Ancient, forgotten recipes revived

Curated by chef Sri Bala, the five-course meal took you back to historical royal kitchens

The dishes explored food from the Cholas, Vijayanagar, Sethupati and Kakatiya dynasties.

Mostly, whenever we hear that a certain food is on the spicier side, we always think that the culprit is the chilli or the chilli powder.   

But in the kitchens of emperors of Cholas, Vijayanagar, Sethupati and Kakatiya dynasties, the heat came only from peppers. No one ever used red and green chillies in the meal. In fact, there weren’t much use of onions and tomatoes either back then. 


Akki Bele Payasa, Paruthipal Pongal and Pathir Peni

In order to celebrate the cuisines and different time period, Sri Bala, a chartered accountant-turned-chef from Chennai, put up a five-course meal at ITC Windsor a few weeks ago.

Dakshin celebrated its 30-year anniversary with Rajoupacharam, a royal repast under the Kitchens of India initiative.

It brought together dishes from these dynasties, especially the much-forgotten ones.

Sri Bala has been researching the evolution of food from 300 AD onwards. She is also currently pursuing her PhD in Ancient Cuisines and Evolution of Food from Sangam Times to now. She learnt that the royal kitchens used only three types of pepper — black, white and pippali.

The meals had six dimensions of taste, five elements of nature and seven chakras of the body.

In a chat with Metrolife, she said, “It was actually the Dutch who brought in chilli to our country. We didn’t even know such an ingredient existed before that and we only used pepper for everything.” In fact, rice was a royal item. Rice was a staple even during the Sangam time. However, it was mostly the kings who ate rice and the commoners had millets.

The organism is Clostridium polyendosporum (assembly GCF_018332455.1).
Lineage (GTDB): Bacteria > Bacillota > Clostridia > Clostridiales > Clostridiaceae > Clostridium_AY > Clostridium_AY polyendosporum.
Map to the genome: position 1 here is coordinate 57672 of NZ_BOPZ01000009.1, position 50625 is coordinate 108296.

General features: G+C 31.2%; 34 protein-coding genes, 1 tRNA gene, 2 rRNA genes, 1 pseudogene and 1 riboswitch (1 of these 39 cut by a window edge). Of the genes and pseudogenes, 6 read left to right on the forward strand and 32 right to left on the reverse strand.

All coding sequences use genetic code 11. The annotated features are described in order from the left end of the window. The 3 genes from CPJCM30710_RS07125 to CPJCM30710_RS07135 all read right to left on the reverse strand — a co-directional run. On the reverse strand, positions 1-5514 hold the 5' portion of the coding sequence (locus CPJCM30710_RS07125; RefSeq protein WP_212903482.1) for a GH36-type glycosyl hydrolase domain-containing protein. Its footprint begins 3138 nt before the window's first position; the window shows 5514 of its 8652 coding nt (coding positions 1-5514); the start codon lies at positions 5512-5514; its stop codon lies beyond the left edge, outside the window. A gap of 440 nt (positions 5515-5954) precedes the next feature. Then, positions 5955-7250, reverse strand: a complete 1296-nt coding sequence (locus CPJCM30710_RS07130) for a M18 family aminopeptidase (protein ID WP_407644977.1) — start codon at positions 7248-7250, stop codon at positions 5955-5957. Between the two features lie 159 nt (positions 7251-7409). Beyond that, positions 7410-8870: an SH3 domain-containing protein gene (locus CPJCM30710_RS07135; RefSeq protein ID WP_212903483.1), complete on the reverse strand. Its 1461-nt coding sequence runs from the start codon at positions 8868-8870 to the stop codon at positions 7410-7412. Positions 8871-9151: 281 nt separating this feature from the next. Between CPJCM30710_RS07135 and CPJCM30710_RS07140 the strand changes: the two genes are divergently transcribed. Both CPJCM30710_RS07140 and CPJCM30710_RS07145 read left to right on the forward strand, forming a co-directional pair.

Each of the dishes that was offered as part of the menu were different in taste. Be it the ‘Iddalige’, urad idly encased in a puri, or ‘kothina kari’, minced mutton with spiced urad crumble, it was a delicious culinary journey.

Who would have thought ‘banana dosa’ and ‘sarva pindi’ was a dish from the past? 

The ‘Mossuru bhutti’, curd rice dumpling with spicy green chutney, was made in paniyaram moulds which gave it a unique avatar. 

Prawns tossed in black pepper, ‘Eral Varai’, was fresh and a slight hint of spice from the pepper was wonderful. If a beer was a popular drink back in the day, the royals would have loved to enjoy the peppery quail dish aka ‘Kaadai Milagu Piratal’.

The thali brought together more dishes that are different for vegetarians, non-vegetarians and pescatarians.

The royal meal also introduced ‘Golichina Mamsam’ which is from Telangana. The mutton dish had a fiery flavour to it which was a good combination with the rice.

The dessert also saw unique ones were ‘Paruthipal pongal’ and ‘Akki Hesurubele Payasam’ were served. The cottonseed milk Pongal with palm jaggery was subtle in flavour and made for a perfect way to end the meal. It was lovely to see the sweetness graduating from jaggery to refined sugar when it came to the desserts. 

 

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